Written by Yoppie
18 Mar 2022
What is the birth control implant?
I’m confused… is the implant Implanon or Nexplanon??
Why do people choose the implant?
What will the implant do to my periods?
Could the implant cause any symptoms I should be worried about?
I’m not a fan of the irregular bleeding - can I get the implant removed?
Whether you’re in the market for a new type of birth control, or it’s your first time considering one, there are probably lots of questions floating around your mind. One of them being: ‘what will happen to my period?’ A valid concern! Let’s take a look at the birth control implant, and what’s likely to happen to your period if you opt for this type of contraception…
Birth control innovation has come a long way since it was first introduced back in the 60s (if we’re not counting the early days of using animal skins as condoms - yikes!), and today there are many different options available. If one doesn’t suit your hormones, another might. One popular type of birth control is the contraceptive implant known as Nexplanon; a small, flexible plastic rod that’s inserted under the skin in the upper arm by a medical professional.
It releases the hormone progestogen into the bloodstream to stop an egg from releasing each month during ovulation, preventing pregnancy for 3 years. It’s also designed to thicken cervical mucus, making it difficult for sperm to move through the cervix to fertilise an egg. It’s an effective method of birth control for many people, and with the exception of a few health conditions, it is often offered by doctors in the UK for those looking to prevent pregnancy.
Until late 2010, Implanon was the only implant product used in the UK, but this was replaced by Nexplanon, which remains the only brand healthcare providers use today. Nexplanon is bioequivalent to Implanon, but features a new preloaded applicator to reduce the risk of insertion errors, and is radio-opaque, meaning it contains barium so it can be located on an X-ray or CT scan if necessary. Studies cited in this blog post may refer to both Implanon and Nexplanon, but the results are thought to be consistent with both.
It has many advantages. Firstly, the implant is more than 99% effective at preventing pregnancy, with only around 1 in 3,000 sexually active people using the implant becoming pregnant each year (this is often thought to be because they were already pregnant during insertion). In the majority of studies, no one became pregnant… pretty good odds!
Other advantages include the fact that it can be used for 3 years without ever having to think about it, it’s pretty easily reversible, it doesn’t contain estrogen (great news for those who cannot use this type of birth control), it doesn’t interrupt sex, it’s safe to use when breastfeeding, and fertility returns quickly after removal.
Although it doesn’t happen in all cases, Nexplanon is known to change the bleeding pattern of users, so this is something to keep in mind if you choose to try it out. Studies have found most users experience a reduction in the frequency and volume of bleeding, but some (described as a “substantial minority”), experience unpredictable, frequent, and/or prolonged bleeding which - let’s face it - can be frustrating! In fact, studies show 1 in 10 people stop using the implant due to this unfavourable change in their periods.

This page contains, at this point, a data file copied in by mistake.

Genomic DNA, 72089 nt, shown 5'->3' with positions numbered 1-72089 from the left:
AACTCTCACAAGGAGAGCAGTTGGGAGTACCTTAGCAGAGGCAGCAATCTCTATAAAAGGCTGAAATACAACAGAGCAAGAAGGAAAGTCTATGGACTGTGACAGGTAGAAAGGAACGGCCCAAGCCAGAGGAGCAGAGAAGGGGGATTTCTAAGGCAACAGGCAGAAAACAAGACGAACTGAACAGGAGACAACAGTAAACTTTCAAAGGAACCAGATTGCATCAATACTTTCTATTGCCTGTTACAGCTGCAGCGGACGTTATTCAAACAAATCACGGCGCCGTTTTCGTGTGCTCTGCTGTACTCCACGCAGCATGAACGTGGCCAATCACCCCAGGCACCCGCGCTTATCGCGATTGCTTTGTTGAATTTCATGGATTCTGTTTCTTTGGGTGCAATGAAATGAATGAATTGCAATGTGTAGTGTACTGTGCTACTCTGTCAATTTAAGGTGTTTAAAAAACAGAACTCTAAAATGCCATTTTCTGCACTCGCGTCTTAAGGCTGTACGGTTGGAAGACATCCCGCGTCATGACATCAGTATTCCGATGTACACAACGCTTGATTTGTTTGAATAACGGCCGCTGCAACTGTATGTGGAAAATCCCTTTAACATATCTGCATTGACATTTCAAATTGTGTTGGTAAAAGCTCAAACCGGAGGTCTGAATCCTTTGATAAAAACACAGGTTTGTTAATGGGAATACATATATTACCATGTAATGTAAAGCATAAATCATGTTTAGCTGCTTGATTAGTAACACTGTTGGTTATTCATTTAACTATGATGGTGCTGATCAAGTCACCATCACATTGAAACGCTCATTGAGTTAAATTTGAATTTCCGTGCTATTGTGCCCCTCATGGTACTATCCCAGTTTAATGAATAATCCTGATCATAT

If you already suffer from heavy bleeding, the implant can sometimes be used to lessen the flow as some people experience shorter periods or none at all. You may also experience spotting between periods (the most common side effect, in fact), brown discharge, or irregular periods, particularly in the first 6-12 months of use.
What’s the likelihood I’ll end up with lighter/heavier periods on the implant?
Although there is no way to tell without trying the implant out for yourself, one interesting study found the percentage of subjects who experienced different negative and positive effects from the implant:
Irregular periods (or any of the above irregularities) are considered normal and probably nothing to worry about, but if anything is painful or negatively affecting your life, you can speak to your doctor at any time to make sure everything’s OK.
Common side effects that cause people to consider having the implant removed include mood swings, weight gain, headaches, acne and depression, so if you experience any of these symptoms you can speak to your GP about switching to another type of birth control instead. And always see your doctor right away if you experience sudden unexplained bleeding, or if you think you may be pregnant.
Irregular bleeding isn't a problem for some people but may cause distress if you prefer to know exactly when your period will arrive each month so you can prepare. Studies show 1 in 10 people had the implant removed due to changes in their bleeding patterns, so don’t be afraid to explore other options if it’s not for you - you can have it removed at any time.
If you have had it for more than 3 months (the time recommended to allow your hormones to settle) and you still feel it’s not for you, speak to your doctor or the sexual health clinic where you had the implant inserted and discuss removal and other options.
Got a question about the birth control implant we haven’t covered here? Chat to other users in the Full Stop FB group, or get in touch on Instagram at @itsyoppie. Don't forget that our personalised menstrual care subscription can get organic tampons, PMS supplements and much more delivered easily and regularly through your letterbox, whatever your flow.
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